Lari Pittman has been enduring a critical drubbing in the New York press for what looks to me (at least from the online images included with Jerry Saltz’s review at www.artnet.commagazinefeaturessaltzsaltz12-3-99.html) like his best work in a decade. While it smacks of a backlash toward L.A. painting, this notion is belied by the announced inclusion of L.A. abstractionists Ingrid Calame and Linda Besemer for next year‘s Whitney Biennial. Besemer, known for her striped rectangles of solid paint draped over towel racks, is currently showing her most recent work at Angles Gallery in Santa Monica. They are certainly brightly colored and shiny, and the first couple of times they are surprising, and they seem to be addressing major structural painting concerns, but Besemer’s paintings in bulk are nevertheless unconvincing. In spite of an attempt to expand her vocabulary with a new “folded” presentation style, and small, thick rectangles that resemble licorice all-sorts, the artist seems to be content to churn out variations on her one trick. More interesting are the four small works by Linda Stark in Angles‘ next-door annex. Stark is known for a similar concern with paint’s materiality, molding 6-inch-square flame jobs and hairdos from solid oil. Rather than stick with this marketable formula, however, Stark‘s new work attempts to complexify the picture with peculiar and not-always-successful stylistic hybrids. Two of the paintings, Curtains and Jesus, are excellent, but the important question is whether artists are rewarded for taking risks to push their work down unexplored paths, or for doing three more in the teal blue and three more in the taupe.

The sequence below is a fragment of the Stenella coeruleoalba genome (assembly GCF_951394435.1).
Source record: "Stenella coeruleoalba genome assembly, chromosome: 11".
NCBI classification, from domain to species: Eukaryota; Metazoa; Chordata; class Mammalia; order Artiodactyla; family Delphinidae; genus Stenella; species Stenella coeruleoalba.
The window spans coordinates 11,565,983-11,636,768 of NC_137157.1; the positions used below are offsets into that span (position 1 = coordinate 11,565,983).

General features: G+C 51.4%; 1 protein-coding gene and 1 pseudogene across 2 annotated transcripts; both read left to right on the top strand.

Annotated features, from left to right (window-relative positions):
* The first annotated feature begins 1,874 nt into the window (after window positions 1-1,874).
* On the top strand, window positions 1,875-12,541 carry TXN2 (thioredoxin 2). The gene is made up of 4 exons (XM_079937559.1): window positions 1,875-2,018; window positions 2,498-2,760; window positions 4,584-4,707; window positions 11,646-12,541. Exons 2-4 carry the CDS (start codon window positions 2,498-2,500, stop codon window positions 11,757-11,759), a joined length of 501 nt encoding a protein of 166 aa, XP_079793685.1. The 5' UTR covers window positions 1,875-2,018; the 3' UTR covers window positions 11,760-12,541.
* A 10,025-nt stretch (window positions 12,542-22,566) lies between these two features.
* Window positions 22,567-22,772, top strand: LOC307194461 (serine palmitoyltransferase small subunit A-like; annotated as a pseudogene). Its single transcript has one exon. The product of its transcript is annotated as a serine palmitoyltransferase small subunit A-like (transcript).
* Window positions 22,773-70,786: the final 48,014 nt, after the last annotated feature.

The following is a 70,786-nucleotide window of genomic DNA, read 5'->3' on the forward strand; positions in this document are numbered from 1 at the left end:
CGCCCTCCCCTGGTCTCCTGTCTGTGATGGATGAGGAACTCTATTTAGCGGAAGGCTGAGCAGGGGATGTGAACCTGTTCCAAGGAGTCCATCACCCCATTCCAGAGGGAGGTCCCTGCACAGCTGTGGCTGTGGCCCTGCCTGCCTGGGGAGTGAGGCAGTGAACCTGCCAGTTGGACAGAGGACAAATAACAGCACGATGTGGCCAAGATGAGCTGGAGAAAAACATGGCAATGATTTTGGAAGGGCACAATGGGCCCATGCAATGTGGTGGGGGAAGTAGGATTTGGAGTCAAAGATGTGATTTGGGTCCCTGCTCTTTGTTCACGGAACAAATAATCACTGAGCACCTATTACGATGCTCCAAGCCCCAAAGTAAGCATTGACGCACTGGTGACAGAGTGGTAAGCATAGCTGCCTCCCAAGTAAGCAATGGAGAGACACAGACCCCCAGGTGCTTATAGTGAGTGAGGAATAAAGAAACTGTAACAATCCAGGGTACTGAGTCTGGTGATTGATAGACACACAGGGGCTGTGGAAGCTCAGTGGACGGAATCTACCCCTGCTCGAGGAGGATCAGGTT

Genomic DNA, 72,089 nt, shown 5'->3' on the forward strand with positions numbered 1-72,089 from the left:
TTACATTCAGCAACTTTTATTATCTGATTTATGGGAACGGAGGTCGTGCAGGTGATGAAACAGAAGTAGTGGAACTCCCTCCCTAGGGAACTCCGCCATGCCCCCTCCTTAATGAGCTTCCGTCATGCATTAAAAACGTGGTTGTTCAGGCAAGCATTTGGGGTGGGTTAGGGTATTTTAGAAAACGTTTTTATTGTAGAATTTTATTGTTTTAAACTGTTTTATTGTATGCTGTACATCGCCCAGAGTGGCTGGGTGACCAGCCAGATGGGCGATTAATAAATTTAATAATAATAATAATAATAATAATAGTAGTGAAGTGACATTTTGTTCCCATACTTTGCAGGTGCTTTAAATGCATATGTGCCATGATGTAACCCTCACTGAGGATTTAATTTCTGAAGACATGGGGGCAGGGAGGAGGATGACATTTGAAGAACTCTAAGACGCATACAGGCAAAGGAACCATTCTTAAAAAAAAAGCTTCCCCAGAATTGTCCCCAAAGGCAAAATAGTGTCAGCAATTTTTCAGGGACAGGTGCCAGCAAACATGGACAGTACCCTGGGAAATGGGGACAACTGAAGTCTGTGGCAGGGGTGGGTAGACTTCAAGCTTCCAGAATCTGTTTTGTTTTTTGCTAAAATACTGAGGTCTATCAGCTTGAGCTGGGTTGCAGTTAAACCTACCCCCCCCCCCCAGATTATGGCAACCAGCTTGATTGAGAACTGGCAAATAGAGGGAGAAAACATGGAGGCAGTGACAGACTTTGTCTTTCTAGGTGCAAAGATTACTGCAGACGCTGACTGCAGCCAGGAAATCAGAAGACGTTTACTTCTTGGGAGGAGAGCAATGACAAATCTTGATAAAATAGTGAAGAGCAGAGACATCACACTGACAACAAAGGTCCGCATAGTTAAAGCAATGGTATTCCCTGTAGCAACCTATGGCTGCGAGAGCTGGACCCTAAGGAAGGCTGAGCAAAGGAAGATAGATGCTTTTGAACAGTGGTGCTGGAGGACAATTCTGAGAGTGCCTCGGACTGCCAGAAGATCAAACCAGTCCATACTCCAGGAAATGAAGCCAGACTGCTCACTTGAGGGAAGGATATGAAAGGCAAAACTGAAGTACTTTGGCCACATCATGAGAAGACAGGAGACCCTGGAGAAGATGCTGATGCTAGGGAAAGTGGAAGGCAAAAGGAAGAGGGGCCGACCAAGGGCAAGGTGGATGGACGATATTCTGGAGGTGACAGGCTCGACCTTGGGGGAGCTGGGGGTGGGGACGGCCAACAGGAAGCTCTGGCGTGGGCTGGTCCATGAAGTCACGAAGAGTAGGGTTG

Bergamot Station is hosting a number of shows that recall Pittman’s wide influence. Each One as She May, at Mark Moore, is Sabina Ott‘s second L.A. solo show since relocating to St. Louis to teach. As with Pittman, Ott’s visibility in Los Angeles in the ‘90s resulted in many pale imitations, but her true legacy is her own continually evolving work. Overwhelmingly luscious encaustics of extreme visual complexity, Ott’s surfaces continue to get more heavily encrusted with forms. In addition to the incised decorative patterns, flowers and typography, areas of shaped wax rolls jut forward four or five inches from the surface of the canvas. While this new work inspires some of the same reservations regarding eye candy that her L.A. stuff did, there is something compulsive at play that, in combination with the artist‘s roots in aconceptualism (she often cites Gertrude Stein as an important influence), carries it into another realm.

From the opposite end of the art-world spectrum, the triple show of Don Ed Hardy, David L. Forbes and Eric White at Track 16 is strangely satisfying. Outsiders of the post–Robert Williams school, the three artists have filled the gallery with what, for the La Luz de Jesus crowd, are quite large works. While some of the serial-killer content and gratuitous decoration remain discomfiting, the shift in scale and technical chops brings Pittman’s style to mind, and the work stands up.